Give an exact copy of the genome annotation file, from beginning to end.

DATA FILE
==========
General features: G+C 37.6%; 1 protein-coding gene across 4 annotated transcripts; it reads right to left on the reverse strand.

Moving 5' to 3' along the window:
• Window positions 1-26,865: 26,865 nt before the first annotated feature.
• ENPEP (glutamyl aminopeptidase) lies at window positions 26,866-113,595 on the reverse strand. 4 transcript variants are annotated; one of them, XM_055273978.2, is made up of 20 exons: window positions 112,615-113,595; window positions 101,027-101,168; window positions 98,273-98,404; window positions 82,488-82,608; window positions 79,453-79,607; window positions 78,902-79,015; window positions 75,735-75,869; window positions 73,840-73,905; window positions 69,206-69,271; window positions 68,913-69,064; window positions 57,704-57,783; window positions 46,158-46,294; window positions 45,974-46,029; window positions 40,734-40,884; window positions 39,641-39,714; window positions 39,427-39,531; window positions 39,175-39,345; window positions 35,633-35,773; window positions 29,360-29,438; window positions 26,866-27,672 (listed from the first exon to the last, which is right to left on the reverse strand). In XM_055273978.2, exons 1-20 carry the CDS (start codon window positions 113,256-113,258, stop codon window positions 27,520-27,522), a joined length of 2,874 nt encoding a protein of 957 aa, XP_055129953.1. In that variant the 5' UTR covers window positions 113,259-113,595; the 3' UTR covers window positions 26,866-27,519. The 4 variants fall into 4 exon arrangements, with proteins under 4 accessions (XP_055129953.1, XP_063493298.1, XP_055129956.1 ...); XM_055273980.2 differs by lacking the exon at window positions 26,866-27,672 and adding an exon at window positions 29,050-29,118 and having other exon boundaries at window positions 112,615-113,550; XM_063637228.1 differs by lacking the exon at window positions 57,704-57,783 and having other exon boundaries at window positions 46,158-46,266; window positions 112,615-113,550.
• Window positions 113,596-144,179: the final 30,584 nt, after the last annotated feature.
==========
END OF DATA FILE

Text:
General features: G+C 37.6%; 1 protein-coding gene across 4 annotated transcripts; it reads right to left on the reverse strand.

Moving 5' to 3' along the window:
• Window positions 1-26,865: 26,865 nt before the first annotated feature.
• ENPEP (glutamyl aminopeptidase) lies at window positions 26,866-113,595 on the reverse strand. 4 transcript variants are annotated; one of them, XM_055273978.2, is made up of 20 exons: window positions 112,615-113,595; window positions 101,027-101,168; window positions 98,273-98,404; window positions 82,488-82,608; window positions 79,453-79,607; window positions 78,902-79,015; window positions 75,735-75,869; window positions 73,840-73,905; window positions 69,206-69,271; window positions 68,913-69,064; window positions 57,704-57,783; window positions 46,158-46,294; window positions 45,974-46,029; window positions 40,734-40,884; window positions 39,641-39,714; window positions 39,427-39,531; window positions 39,175-39,345; window positions 35,633-35,773; window positions 29,360-29,438; window positions 26,866-27,672 (listed from the first exon to the last, which is right to left on the reverse strand). In XM_055273978.2, exons 1-20 carry the CDS (start codon window positions 113,256-113,258, stop codon window positions 27,520-27,522), a joined length of 2,874 nt encoding a protein of 957 aa, XP_055129953.1. In that variant the 5' UTR covers window positions 113,259-113,595; the 3' UTR covers window positions 26,866-27,519. The 4 variants fall into 4 exon arrangements, with proteins under 4 accessions (XP_055129953.1, XP_063493298.1, XP_055129956.1 ...); XM_055273980.2 differs by lacking the exon at window positions 26,866-27,672 and adding an exon at window positions 29,050-29,118 and having other exon boundaries at window positions 112,615-113,550; XM_063637228.1 differs by lacking the exon at window positions 57,704-57,783 and having other exon boundaries at window positions 46,158-46,266; window positions 112,615-113,550.
• Window positions 113,596-144,179: the final 30,584 nt, after the last annotated feature.